Open source Church Management System (ChMS)

Shelley Hildebrand of Perimeter Church recently posted to the Church Management System (ChMS) Google group to ask whether there is interest among churches in building an open source church management system. Then she e-mailed me and asked if I would post a reply. This is a huge question that I have been pondering for most of three years. I can't possibly give a full explanation of our current thinking in a single post, but here at least is a strategic summary.

>>First, many readers of this blog and the Google discussion group already know about Web Empowered Church (WEC), but for those who don't ...

WEC is an initiative of the Methodist Foundation for Evangelism. The director of WEC is Mark Stephenson, Director of Cyber Ministry for Ginghamsburg Church, a large and well-known Methodist church outside Dayton, Ohio. WEC is building church-specific web applications on top of an enterprise-class, open source content management system called TYPO3.

TYPO3 is very powerful and so not surprisingly it's quite complex as well. Consequently it has a fairly steep learning curve, even for experienced web developers. To help new churches get over this complexity barrier, WEC provides a pre-configured TYPO3 package called the "WEC Starter Package," with all of the WEC-built ministry extensions pre-loaded. WEC has some pre-built TYPO3 templates to accelerate site design for smaller churches that don't want to do a custom design. Also, WEC has established a web hosting firm in the greater Philadelphia area called Vine Hosting. Their equipment is located in a world-class data center in Newark, New Jersey. Through the Starter Package, the pre-built templates, and the hosting, WEC is working diligently over time to ease the difficulty of building and running a church web site in TYPO3.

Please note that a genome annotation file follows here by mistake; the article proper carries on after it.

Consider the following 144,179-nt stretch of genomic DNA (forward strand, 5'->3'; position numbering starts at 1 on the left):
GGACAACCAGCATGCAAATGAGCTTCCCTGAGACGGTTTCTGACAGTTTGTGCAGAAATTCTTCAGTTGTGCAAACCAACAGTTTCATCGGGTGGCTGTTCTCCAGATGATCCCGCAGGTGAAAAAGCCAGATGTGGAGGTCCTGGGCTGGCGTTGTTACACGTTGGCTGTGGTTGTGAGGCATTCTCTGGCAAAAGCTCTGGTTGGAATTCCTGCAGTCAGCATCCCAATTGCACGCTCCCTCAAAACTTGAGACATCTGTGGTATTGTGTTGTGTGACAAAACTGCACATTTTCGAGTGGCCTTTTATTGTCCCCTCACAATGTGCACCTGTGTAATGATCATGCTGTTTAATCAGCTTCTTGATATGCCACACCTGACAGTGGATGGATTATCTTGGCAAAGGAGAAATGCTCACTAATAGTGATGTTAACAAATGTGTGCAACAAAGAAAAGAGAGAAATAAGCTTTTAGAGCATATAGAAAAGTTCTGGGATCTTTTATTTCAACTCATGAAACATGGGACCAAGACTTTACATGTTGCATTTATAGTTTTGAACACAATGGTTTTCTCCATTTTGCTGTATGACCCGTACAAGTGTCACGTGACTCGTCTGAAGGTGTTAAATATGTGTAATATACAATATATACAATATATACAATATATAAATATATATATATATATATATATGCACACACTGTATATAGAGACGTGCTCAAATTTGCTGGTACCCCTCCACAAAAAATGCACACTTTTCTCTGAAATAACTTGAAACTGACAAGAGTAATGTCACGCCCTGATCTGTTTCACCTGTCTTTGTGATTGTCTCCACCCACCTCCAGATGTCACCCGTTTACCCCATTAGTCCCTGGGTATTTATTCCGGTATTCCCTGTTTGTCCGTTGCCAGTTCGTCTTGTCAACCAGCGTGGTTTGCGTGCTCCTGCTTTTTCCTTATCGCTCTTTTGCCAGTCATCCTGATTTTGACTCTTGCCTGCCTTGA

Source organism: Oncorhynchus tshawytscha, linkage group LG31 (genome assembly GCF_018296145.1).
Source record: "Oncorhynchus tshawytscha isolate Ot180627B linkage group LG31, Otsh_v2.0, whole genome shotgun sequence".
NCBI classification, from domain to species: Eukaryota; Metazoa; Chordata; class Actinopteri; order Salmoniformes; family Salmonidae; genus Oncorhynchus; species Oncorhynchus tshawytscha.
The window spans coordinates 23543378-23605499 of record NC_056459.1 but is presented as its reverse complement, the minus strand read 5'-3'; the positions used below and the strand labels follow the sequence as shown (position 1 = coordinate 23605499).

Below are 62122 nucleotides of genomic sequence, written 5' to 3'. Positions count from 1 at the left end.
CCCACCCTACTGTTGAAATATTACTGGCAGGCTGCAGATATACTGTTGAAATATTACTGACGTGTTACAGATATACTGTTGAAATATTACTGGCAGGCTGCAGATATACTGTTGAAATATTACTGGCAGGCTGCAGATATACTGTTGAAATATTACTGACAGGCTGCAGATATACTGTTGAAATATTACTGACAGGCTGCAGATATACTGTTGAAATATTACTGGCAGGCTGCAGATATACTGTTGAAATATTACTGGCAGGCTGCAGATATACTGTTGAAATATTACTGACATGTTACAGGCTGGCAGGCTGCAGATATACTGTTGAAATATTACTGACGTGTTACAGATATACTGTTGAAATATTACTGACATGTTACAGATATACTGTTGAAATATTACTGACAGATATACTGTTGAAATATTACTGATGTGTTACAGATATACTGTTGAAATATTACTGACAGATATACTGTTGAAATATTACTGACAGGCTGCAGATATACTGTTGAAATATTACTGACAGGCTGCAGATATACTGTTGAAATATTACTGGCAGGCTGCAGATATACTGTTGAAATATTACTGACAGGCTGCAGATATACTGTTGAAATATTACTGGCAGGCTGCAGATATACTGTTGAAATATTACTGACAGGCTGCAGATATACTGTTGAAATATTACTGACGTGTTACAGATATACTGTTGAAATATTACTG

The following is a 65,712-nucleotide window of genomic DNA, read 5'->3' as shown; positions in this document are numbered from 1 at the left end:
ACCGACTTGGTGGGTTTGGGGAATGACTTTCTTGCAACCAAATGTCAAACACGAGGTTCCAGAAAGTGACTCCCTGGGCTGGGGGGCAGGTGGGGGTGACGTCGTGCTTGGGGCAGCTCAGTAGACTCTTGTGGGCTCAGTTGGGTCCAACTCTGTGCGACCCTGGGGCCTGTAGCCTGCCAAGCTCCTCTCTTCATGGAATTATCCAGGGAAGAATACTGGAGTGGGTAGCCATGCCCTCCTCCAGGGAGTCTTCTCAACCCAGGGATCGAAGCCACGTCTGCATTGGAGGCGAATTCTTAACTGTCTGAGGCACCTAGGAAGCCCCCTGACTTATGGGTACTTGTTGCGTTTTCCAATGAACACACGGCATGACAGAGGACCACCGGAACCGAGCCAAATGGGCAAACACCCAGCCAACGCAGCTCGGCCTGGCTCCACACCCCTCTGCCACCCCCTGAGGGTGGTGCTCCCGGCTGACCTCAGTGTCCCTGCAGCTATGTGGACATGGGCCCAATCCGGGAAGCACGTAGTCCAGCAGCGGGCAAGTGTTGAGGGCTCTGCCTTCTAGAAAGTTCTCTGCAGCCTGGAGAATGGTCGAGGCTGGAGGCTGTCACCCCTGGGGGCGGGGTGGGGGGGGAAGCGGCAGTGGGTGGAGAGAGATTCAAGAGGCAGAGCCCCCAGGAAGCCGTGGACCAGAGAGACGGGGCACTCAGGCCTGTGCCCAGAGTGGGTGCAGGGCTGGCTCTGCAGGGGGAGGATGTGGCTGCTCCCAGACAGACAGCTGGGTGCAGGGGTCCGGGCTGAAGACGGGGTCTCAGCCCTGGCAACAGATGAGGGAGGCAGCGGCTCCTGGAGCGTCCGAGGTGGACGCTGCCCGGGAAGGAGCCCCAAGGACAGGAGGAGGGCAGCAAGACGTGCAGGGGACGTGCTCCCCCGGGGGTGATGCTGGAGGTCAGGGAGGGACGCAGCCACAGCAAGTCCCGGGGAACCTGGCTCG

WEC has been operating less than two years and has already gotten some serious worldwide traction. See the cool Google mashup map of churches around the world using WEC and a list of example sites.

I am the IT Director at Church of the Resurrection in Leawood, Kansas (Kansas City area). We were the first church to catch Mark's vision for WEC and become part of it. We rebuilt our sites in TYPO3 starting in July 2004 and went live five months later. Earlier this year, we forged an even deeper connection with WEC when our most senior IT guy, Brian Slezak, transitioned into a new role as a software developer with WEC. He is still on our staff and still has a desk in our department, but he now works full-time on building ministry extensions for WEC.

Bottom line: WEC has all the earmarks of a God thing. It's a God-sized dream being lived out in a Kingdom-like way. It's amazing what God has already done and very exciting to see what God will continue to do in the future through WEC.

>>Okay, so what does all of this have to do with the question of an open source church management system? I realize that open source isn't for everyone. At Resurrection we are a Microsoft shop everywhere except our web sites. I'm not a Microsoft basher at all. We use a lot of their stuff and are particularly appreciative of their steep non-profit discounts. Also, I can see a place for commercial providers of church management systems such as Shelby, ACS, and Fellowship Tech. I know some people with these companies are readers of this blog and our Google discussion group. I don't speak for Resurrection, but I know that the church values its suppliers and seeks to bless those who provide us with everything we need to do ministry.

Having said that, I do believe that God is honored and the Kingdom is advanced when churches across geographical and denominational boundaries come together in the common cause of disciple making. We have differing styles, mission fields, and theological points of view, but we have one Lord and we proclaim one gospel. We're all on the same team. Take a good look at that WEC map and you'll see an amazing example of how this vision of cooperation is actually working in the world right now. Thinking strategically about this, I conclude that the open source model of software development and distribution is ideally suited to fostering technological cooperation among churches around the world. Let me quickly add that I acknowledge the technical challenges of open source, including the lack of support for "normal people" mentioned by Jeff Berg. Despite that, the benefits of open source in this situation are truly compelling. If Perimeter Church builds something on a common platform that Church of the Resurrection can pick up and use, I think we really have something special going on that glorifies God and represents awesome stewardship.